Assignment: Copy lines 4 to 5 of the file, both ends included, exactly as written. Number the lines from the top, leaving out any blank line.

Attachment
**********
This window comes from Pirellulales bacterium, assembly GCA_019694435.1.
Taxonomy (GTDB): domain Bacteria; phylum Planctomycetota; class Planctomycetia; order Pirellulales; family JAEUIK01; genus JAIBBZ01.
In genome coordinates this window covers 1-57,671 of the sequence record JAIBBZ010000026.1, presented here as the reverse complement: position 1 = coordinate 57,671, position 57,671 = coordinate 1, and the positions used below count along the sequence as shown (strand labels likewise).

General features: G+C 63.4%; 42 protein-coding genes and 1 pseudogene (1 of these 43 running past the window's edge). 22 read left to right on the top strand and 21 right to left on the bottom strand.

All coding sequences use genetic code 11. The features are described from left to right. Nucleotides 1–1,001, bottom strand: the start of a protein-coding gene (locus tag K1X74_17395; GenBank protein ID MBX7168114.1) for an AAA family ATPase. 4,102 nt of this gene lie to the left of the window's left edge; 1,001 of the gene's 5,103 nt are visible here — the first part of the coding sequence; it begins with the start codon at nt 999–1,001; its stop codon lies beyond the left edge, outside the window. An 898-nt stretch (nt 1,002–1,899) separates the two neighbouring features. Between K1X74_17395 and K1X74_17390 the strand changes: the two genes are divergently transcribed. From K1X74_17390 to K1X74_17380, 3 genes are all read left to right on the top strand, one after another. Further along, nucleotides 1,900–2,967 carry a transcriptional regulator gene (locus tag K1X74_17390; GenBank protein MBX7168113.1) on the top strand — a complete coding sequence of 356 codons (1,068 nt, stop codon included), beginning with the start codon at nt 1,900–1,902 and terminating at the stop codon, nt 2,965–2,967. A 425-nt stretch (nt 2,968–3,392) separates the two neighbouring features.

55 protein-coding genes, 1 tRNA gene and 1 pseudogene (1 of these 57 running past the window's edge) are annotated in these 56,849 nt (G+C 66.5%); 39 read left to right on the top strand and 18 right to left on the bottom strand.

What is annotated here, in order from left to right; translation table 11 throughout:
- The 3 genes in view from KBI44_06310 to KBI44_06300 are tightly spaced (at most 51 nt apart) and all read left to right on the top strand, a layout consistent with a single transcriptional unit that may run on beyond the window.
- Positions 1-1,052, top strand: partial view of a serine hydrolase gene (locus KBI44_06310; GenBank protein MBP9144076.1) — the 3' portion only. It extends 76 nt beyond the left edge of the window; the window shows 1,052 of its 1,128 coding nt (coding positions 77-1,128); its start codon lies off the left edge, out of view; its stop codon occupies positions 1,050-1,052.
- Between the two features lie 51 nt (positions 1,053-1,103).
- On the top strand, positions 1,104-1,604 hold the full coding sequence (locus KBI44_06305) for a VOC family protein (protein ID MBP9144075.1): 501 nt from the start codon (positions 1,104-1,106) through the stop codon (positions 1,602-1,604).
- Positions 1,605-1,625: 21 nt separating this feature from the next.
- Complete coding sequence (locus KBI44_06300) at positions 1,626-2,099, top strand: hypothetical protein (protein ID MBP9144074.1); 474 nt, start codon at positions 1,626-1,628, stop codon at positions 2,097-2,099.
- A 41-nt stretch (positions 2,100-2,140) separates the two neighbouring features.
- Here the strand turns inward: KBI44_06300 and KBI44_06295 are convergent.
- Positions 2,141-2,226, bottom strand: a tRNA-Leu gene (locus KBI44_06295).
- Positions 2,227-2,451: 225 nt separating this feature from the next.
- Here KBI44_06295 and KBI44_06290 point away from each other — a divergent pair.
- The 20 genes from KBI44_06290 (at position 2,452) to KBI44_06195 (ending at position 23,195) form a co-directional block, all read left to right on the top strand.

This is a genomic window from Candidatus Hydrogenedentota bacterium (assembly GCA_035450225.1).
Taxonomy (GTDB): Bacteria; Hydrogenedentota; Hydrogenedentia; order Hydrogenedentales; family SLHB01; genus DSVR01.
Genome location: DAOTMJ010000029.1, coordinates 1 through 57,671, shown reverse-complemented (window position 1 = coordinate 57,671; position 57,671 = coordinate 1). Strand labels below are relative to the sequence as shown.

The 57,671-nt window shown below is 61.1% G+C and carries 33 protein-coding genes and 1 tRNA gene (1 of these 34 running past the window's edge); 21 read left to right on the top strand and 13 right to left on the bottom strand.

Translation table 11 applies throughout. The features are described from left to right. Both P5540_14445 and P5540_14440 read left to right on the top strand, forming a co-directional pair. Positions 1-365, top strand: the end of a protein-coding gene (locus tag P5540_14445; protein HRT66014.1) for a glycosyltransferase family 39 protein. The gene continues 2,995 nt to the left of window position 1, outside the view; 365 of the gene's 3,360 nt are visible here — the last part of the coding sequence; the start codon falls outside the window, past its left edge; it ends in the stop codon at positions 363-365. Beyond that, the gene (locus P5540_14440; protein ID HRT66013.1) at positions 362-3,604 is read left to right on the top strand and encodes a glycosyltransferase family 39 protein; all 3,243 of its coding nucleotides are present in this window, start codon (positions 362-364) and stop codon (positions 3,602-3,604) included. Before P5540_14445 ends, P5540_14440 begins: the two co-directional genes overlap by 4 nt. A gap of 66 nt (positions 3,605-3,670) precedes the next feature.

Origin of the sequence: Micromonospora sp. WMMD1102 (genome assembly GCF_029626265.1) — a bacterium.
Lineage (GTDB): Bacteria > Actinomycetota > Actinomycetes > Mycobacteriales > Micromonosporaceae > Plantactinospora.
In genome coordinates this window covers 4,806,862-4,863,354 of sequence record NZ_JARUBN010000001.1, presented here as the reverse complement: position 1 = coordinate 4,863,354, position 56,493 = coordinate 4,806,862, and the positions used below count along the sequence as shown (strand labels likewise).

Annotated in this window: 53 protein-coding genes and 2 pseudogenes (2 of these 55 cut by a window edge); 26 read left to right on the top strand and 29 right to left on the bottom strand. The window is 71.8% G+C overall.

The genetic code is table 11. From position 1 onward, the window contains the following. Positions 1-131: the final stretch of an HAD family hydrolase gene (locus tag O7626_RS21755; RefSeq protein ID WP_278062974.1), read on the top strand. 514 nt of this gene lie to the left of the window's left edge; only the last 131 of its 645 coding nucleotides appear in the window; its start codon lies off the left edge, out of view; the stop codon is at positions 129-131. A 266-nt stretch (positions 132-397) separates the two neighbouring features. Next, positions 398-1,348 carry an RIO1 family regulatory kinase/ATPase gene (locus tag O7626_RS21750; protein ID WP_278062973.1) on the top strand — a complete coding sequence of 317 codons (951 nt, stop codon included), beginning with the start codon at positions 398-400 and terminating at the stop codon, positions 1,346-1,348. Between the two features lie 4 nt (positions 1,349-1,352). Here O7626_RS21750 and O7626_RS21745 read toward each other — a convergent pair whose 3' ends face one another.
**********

General features: G+C 63.4%; 42 protein-coding genes and 1 pseudogene (1 of these 43 running past the window's edge). 22 read left to right on the top strand and 21 right to left on the bottom strand.

All coding sequences use genetic code 11. The features are described from left to right. Nucleotides 1–1,001, bottom strand: the start of a protein-coding gene (locus tag K1X74_17395; GenBank protein ID MBX7168114.1) for an AAA family ATPase. 4,102 nt of this gene lie to the left of the window's left edge; 1,001 of the gene's 5,103 nt are visible here — the first part of the coding sequence; it begins with the start codon at nt 999–1,001; its stop codon lies beyond the left edge, outside the window. An 898-nt stretch (nt 1,002–1,899) separates the two neighbouring features. Between K1X74_17395 and K1X74_17390 the strand changes: the two genes are divergently transcribed. From K1X74_17390 to K1X74_17380, 3 genes are all read left to right on the top strand, one after another. Further along, nucleotides 1,900–2,967 carry a transcriptional regulator gene (locus tag K1X74_17390; GenBank protein MBX7168113.1) on the top strand — a complete coding sequence of 356 codons (1,068 nt, stop codon included), beginning with the start codon at nt 1,900–1,902 and terminating at the stop codon, nt 2,965–2,967. A 425-nt stretch (nt 2,968–3,392) separates the two neighbouring features.